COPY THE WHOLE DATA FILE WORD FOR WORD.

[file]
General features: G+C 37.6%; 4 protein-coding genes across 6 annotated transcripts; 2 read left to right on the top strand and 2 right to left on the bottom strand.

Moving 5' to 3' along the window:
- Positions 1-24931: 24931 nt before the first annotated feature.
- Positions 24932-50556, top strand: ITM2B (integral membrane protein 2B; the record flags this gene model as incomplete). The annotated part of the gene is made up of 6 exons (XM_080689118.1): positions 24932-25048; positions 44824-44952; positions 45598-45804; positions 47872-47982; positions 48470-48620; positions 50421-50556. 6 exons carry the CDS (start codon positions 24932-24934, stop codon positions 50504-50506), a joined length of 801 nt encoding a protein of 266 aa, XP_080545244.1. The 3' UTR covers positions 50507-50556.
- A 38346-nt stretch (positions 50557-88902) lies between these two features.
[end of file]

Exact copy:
General features: G+C 37.6%; 4 protein-coding genes across 6 annotated transcripts; 2 read left to right on the top strand and 2 right to left on the bottom strand.

Moving 5' to 3' along the window:
- Positions 1-24931: 24931 nt before the first annotated feature.
- Positions 24932-50556, top strand: ITM2B (integral membrane protein 2B; the record flags this gene model as incomplete). The annotated part of the gene is made up of 6 exons (XM_080689118.1): positions 24932-25048; positions 44824-44952; positions 45598-45804; positions 47872-47982; positions 48470-48620; positions 50421-50556. 6 exons carry the CDS (start codon positions 24932-24934, stop codon positions 50504-50506), a joined length of 801 nt encoding a protein of 266 aa, XP_080545244.1. The 3' UTR covers positions 50507-50556.
- A 38346-nt stretch (positions 50557-88902) lies between these two features.